Thirdly, we will never know God fully. This is not always sufficiently realised. When providence frowns and dark clouds gather, comfort is sometimes sought in the advice: "But we will understand in heaven." Two New Testament references are usually cited. The first is John 13:7, when during the course of the foot-washing episode, Jesus says to the disciples: "You do not realize now what I am doing, but later you will understand." It is doubtful if this refers to heaven; rather, it refers to what the disciples came to understand about his servant work after Jesus had died on the cross. The other is Pauls statement in 1 Corinthians 13: "Now we see but a poor reflection as in a mirror; then we shall see face to face. Now I know in part; then I shall know fully, even as I am fully known" (v. 12). Even if this does refer to an eschatological knowledge, rather than the knowledge gained by the completion of the canon of Scripture. Paul cannot possibly be understood to suggest that , in heaven, we shall know everything there is to know about God. Such a view would contradict other statements (e.g. 1 Tim. 6:16). Even in heaven, our knowledge will be limited. It will be perfect; but, it will not be comprehensive. Even there, we will need to bow before his inscrutable majesty, acknowledging the sovereignty of his ways and perfection of his plans. But here, too, we will not see all there is to see.
There will be something, and Someone, to wonder at, to fall down before in doxology, for all eternity.
A popular preacher here in the United States of America continues to tell his nation-wide television audience of several million, "Dont tell folk theyre sinners; it ruins their self-esteem!" However unbiblical that may appear to be, and it is, it is a measure of how far modern psychological doctrine has taken centre-stage in the battle for identity and meaning. The preacher has been replaced by counsellors who speak the language of affirmation and healing. By introspection and self-love, getting in touch with repressed feelings whose negative vibrations damage and destroy, the modern gurus offer a new discovery and re-birth to fullness of life. In every crisis counsellors descend urging a positivism regarding self-analysis that appeals to a lost and unstable society no longer committed to basic Christian values relating to sin and salvation.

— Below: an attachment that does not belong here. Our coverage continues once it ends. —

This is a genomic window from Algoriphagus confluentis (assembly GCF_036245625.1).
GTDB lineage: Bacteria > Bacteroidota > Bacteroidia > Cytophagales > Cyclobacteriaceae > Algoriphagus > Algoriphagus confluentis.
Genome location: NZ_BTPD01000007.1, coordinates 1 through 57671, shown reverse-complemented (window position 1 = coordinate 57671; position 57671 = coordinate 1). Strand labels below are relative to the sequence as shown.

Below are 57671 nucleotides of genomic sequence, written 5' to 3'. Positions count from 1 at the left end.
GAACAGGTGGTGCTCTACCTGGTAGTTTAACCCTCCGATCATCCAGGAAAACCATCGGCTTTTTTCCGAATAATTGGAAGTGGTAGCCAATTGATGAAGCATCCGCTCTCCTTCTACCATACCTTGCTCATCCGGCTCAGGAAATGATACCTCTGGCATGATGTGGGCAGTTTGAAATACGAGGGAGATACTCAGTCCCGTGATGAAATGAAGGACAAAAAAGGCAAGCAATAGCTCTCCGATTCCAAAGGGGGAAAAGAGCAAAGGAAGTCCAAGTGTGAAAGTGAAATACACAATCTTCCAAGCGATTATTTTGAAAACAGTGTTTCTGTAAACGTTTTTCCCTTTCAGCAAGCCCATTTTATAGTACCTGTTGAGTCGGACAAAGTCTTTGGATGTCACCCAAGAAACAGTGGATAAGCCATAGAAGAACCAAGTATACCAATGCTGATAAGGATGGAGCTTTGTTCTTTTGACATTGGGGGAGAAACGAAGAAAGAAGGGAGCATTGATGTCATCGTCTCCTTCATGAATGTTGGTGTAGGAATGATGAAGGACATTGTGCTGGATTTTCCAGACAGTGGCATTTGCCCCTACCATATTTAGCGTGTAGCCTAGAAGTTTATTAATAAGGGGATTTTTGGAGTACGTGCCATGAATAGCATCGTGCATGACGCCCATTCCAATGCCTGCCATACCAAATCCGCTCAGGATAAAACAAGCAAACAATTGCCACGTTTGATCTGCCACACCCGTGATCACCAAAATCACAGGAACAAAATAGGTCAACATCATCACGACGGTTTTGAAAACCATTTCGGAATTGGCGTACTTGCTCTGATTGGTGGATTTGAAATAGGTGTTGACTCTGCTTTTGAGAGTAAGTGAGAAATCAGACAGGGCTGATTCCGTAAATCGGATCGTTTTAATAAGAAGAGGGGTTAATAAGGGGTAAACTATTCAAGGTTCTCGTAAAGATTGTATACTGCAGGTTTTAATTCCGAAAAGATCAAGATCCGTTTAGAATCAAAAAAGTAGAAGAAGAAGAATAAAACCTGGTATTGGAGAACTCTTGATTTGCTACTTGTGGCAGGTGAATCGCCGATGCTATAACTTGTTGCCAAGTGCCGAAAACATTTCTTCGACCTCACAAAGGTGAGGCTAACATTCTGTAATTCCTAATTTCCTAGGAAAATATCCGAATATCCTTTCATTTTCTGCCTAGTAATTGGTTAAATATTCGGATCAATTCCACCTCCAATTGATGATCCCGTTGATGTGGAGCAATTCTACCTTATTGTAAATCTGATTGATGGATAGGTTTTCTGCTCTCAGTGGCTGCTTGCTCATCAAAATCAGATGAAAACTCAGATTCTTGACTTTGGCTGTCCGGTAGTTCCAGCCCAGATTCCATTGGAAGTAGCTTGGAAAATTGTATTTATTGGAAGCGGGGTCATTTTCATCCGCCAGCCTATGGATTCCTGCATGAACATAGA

But what is self-esteem? How can we ever feel good about ourselves given that biblical analysis renders us guilty and worthy of hell? "Worm theology," that brand of Calvinism ridiculed by modern sophists who cite Isaac Watts as chief culprit in self-degradation whenever he would have sing of Christ: "Would He devote that sacred head,/for such a worm as I?" Interestingly, Hymns for Todays Church renders the last line, "for such a one as I?" What the Lord called Jacob (Israel) is evidently now regarded unworthy, inappropriate in the face of human dignity (c.f. Isa. 41:14).